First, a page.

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Soundtrack review: Everly (Bear McCreary – 2015)

Film scores

Soundtrack review: Everly (Bear McCreary – 2015)


When I saw the trailer for “Everly” I was sure that Selma Hayek was back in a Robert Rodriguez or Quentin Tarantino movie. The gore and excessive violence was there so vividly on display that it could only be one of those two directing. As it turns out, it’s not. the movie is by Joe Lynch. Anyway I will keep this movie as reference for when I need to watch an extremely violent and bloody story. I don’t know if Selma Hayek makes it out of the building she’s trapped in by Yakuza but I want to see where the music guides me.

A crazy movie needed a crazy composer and Bear McCreary was the proper choice. He had worked with the director before and he had all the means necessary to put this story in notes. I don’t think a traditional composer could have understood the director’s vision. Bear starts with “A gift from Taiko” which I guess is no coincidence give that the taiko drums feature heavily on this cue and on the entire score.

“Allies” shows the first emotions of the score. After the drums stop a moody piano begins playing alongside some very low strings. The music keeps it’s cold metallic feel but displays something warm underneath it. I also hear Japanese woodwind instruments which are there to remind us where the villains come from. The pulse of the score rises after this track and “Fighting to survive” is a very interesting composition; its rhythm follows the heartbeat of the main heroine and I hear the clarity of fear and I can feel that heart beating in my throat. This is a very interesting cue because it is not as loud as you might think. It sounds like a first person view of the action when the noises inside you sound almost as loud as the ones outside.

“Everly” looks like the movie where the action doesn’t relent for one second and where there’s no time to think or rest. The score shows me this and I can hear when the main character hides or when she charges or when she moves as slowly as she can to avoid being seen. Bear McCreary’s music is insanely rhythmic and almost hypnotic. It is also excessively electronic and somehow I find myself nodding my head because this is how I would imagine the score of a movie like this.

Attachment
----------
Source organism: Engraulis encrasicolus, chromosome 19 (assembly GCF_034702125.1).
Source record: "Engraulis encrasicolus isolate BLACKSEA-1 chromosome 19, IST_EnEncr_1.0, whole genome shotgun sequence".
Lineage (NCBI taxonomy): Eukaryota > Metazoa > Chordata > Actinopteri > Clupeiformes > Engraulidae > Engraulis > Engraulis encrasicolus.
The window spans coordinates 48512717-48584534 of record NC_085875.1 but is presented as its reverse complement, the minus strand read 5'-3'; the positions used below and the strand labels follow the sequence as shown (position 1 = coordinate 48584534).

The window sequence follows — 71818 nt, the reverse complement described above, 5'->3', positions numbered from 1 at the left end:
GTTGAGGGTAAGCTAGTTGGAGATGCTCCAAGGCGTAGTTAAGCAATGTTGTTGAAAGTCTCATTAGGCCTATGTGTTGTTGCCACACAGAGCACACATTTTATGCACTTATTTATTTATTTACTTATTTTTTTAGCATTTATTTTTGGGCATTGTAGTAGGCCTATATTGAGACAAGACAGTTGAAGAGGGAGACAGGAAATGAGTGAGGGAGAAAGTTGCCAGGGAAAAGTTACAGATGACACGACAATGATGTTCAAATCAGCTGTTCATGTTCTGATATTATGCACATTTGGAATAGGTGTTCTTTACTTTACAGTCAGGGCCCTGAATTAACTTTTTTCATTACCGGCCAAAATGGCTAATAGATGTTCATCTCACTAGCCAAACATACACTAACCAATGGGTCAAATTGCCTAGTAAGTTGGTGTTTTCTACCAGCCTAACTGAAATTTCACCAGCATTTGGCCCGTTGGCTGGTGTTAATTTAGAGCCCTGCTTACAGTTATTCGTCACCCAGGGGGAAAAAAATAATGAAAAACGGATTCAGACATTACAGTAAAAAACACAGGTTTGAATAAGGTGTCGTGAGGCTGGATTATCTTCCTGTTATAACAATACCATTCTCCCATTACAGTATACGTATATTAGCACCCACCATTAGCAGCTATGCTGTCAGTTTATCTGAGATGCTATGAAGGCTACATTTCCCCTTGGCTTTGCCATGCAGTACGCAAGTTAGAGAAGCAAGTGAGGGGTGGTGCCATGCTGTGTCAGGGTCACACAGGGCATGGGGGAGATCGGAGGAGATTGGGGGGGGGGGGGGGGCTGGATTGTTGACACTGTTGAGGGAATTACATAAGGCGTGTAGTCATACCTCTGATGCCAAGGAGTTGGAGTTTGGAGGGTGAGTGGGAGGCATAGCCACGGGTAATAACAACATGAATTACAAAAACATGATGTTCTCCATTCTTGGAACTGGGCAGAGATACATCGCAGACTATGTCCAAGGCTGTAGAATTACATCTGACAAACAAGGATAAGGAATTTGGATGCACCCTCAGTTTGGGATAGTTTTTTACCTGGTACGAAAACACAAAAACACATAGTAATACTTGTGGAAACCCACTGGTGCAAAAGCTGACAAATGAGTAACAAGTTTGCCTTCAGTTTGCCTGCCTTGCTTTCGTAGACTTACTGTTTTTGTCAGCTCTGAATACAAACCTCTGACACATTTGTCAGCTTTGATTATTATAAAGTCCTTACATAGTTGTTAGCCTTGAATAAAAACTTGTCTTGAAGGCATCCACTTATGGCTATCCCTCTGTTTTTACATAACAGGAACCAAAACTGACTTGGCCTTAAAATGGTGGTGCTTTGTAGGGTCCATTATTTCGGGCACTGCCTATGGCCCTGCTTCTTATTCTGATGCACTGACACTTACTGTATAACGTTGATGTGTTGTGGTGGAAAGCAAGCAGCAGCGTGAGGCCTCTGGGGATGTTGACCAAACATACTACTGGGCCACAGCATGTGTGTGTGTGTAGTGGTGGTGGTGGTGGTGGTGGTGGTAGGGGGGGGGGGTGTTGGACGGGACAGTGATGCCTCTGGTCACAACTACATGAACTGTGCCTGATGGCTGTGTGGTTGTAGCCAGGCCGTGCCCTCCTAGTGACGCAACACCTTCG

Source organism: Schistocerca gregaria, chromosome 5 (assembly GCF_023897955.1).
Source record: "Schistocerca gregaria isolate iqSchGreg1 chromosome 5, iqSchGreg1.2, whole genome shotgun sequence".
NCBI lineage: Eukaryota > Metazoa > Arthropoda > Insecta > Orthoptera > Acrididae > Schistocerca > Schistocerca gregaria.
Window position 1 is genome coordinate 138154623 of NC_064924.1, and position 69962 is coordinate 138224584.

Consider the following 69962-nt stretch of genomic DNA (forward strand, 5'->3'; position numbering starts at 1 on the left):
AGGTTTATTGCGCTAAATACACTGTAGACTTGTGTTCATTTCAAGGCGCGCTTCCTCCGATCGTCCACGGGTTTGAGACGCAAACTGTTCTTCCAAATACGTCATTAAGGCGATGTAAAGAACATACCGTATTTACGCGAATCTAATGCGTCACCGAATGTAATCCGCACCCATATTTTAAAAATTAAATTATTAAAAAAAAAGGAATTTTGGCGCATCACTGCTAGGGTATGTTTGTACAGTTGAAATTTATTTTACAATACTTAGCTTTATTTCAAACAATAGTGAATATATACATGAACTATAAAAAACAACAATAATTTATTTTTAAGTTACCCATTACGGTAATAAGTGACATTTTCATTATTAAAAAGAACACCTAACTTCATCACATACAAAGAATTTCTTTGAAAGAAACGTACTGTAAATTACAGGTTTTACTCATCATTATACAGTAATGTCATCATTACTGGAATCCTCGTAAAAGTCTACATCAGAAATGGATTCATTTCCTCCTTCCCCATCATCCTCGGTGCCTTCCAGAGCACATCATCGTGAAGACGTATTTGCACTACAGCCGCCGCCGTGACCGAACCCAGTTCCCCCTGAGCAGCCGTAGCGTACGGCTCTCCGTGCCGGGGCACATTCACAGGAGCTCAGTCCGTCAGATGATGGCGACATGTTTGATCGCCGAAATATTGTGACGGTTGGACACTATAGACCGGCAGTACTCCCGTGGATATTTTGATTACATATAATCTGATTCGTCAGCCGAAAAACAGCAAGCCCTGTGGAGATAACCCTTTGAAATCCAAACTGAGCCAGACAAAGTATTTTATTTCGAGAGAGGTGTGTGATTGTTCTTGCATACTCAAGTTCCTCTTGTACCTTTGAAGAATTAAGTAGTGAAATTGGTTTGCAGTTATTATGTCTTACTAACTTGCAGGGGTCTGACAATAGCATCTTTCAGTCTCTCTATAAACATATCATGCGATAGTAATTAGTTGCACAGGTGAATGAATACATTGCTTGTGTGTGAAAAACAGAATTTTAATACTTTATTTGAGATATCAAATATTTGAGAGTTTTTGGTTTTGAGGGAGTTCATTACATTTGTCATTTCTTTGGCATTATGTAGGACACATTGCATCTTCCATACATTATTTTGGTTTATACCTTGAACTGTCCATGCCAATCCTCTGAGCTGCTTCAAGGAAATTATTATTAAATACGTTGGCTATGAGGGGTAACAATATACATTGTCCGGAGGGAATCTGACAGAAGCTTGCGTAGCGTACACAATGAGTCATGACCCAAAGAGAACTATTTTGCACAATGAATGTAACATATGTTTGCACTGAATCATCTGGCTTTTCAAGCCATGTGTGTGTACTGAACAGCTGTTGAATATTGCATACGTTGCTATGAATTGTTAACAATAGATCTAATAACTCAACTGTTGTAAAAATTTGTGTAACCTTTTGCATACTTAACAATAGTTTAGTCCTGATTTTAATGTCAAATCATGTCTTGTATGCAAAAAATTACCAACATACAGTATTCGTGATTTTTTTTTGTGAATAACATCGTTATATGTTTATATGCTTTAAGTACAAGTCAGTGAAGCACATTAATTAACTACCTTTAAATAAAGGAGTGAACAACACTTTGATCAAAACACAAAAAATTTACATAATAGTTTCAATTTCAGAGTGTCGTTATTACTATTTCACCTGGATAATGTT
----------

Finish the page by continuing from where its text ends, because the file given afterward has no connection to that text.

Things get really suffocating in “The sadist”. I can feel an almost physical discomfort when i listen to this track and this is exactly what Bear McCreary wanted us to feel. I feel trapped inside the music as if it was a cold basement where the lights flicker every second and I am chased by a dozen assassins while countless insects are crawling on my skin. Every time I think I found a way out that door turns out to be just another lair for evil.

There is one single island of emotion in”Everly” and it’s brilliant: “Resolution” feels like a heartfelt epilogue. The piano keys and the sombre strings come hand in hand in a simple but very poignant piece. I wish I would have heard more cues like this one every now and then, as a sanctuary from all the madness.

There’s not a lot of variation in this score but that raw percussion and the uncomfortable pulsating sound will stick with me. This is what I will remember from “Everly”, this is what makes it unique.

Cue rating: 82 / 100

Total minutes of excellence: 8 / 43

Album excellence: 19%


The sadist


Mihnea Manduteanu

I have been listening to film music for 25 years and writing about it since 2014. I've written over 1000 reviews and I can't imagine myself doing anything else. I am also a member of IFMCA (International Film Music Critics Association).

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